And to what end? The integrated, innovative, localized approaches Ryan says will be gained by getting “the federal bureaucracy” out of the way are already possible, as the state-level initiative that CLASP and partners are supporting shows. Likewise the Catholic Charities programs he praises.
The pilot is only one of the proposals Ryan tees up to “make federal aid both more effective and more accountable.” Some have — and could gain further — bipartisan support. Some, one hopes, not.
For example, Ryan proposes other block grants — one for Head Start, which he still insists in an utter failure, and two for the various federal funding streams that flow to public elementary and secondary education programs.
I felt as if I were suddenly transported back to the early days of the Reagan administration.
Well, Ryan claims that he’s just trying to start a conversation, as he also did when he launched his hearings. My own sense is that we should begin by talking about how these various proposals for “expanding opportunity in America,” as he styles them, comport with his budget plans.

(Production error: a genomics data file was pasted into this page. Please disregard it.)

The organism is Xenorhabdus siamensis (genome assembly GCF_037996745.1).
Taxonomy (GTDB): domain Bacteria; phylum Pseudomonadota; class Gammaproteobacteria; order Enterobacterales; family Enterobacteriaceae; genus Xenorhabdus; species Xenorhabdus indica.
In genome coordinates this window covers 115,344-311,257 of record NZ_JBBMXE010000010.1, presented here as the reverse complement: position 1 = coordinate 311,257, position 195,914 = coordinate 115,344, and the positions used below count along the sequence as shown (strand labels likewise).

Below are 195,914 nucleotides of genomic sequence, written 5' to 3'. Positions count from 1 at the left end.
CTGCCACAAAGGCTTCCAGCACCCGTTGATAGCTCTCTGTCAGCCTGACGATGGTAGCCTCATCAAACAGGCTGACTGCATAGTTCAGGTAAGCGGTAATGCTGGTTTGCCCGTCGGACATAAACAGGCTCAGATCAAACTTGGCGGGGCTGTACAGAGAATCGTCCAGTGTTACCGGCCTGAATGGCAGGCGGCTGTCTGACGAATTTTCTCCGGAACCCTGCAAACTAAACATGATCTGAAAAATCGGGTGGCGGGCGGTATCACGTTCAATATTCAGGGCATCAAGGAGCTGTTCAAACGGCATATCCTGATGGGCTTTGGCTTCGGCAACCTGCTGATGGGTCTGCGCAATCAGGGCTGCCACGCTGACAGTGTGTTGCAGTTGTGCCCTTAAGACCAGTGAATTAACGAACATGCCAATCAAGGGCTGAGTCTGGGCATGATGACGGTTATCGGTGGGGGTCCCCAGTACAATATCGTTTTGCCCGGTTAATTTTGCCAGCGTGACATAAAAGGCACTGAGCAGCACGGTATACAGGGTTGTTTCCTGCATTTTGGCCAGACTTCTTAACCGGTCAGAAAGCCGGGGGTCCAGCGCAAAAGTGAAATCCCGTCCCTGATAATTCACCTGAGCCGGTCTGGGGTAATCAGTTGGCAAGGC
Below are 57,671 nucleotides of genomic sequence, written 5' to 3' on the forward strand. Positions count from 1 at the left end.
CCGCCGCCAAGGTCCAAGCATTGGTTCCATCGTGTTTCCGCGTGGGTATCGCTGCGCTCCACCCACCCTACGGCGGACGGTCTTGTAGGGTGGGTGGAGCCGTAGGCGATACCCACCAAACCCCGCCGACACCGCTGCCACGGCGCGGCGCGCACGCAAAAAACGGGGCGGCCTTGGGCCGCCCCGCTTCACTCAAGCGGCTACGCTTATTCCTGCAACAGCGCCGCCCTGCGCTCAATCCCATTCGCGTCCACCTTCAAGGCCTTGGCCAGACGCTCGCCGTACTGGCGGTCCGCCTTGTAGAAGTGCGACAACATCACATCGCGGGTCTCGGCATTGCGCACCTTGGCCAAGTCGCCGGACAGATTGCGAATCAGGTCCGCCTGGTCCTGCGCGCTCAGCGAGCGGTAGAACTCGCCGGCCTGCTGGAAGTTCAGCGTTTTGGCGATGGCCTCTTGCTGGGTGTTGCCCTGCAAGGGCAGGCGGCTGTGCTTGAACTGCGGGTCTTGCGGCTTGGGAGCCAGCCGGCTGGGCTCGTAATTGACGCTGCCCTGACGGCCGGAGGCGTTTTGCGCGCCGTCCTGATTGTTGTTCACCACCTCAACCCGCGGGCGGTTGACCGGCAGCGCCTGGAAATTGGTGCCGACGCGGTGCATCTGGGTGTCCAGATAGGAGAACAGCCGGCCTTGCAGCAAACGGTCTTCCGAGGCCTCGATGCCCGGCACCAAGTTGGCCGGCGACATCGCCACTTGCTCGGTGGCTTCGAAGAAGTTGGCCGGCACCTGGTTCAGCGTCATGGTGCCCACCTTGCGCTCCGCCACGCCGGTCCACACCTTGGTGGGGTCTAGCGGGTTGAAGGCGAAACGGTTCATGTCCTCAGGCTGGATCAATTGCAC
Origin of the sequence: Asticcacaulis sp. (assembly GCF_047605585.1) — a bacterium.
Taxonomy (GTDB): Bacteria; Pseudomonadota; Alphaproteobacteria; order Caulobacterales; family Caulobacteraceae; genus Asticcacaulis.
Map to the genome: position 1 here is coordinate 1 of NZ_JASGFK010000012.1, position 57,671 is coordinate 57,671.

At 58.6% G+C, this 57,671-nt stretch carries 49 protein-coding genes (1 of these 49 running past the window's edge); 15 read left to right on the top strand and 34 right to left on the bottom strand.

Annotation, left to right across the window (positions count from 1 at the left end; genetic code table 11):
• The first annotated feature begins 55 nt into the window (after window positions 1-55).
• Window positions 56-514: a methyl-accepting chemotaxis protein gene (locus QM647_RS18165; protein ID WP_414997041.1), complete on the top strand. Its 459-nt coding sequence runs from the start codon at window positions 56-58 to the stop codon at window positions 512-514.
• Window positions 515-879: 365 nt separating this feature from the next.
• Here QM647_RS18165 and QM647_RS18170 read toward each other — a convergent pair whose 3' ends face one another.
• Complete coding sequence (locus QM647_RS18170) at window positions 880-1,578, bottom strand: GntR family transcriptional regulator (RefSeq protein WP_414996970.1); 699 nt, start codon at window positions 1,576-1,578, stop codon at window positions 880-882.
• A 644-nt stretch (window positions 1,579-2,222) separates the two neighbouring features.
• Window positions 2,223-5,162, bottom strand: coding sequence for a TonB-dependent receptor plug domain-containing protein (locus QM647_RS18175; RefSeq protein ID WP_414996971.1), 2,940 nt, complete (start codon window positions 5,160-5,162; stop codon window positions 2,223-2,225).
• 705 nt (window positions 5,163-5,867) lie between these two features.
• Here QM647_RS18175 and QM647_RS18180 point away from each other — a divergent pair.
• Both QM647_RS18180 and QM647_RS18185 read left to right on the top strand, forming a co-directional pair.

The latest, for example, would cut SNAP spending by $137 billion over the next 10 years. And, as the Coalition on Human Needs notes, other programs that could be rolled into the “super-block grant” are in the part of the budget that Ryan’s plan would cut by about twice as much as sequestration requires.
“My work on poverty is a separate thing,” he’s said. Tell that to the families that are running out of food because their SNAP benefits were cut — or the parents of the more than 5.6 million preschoolers who are eligible for federally-subsidized child care, but can’t get it.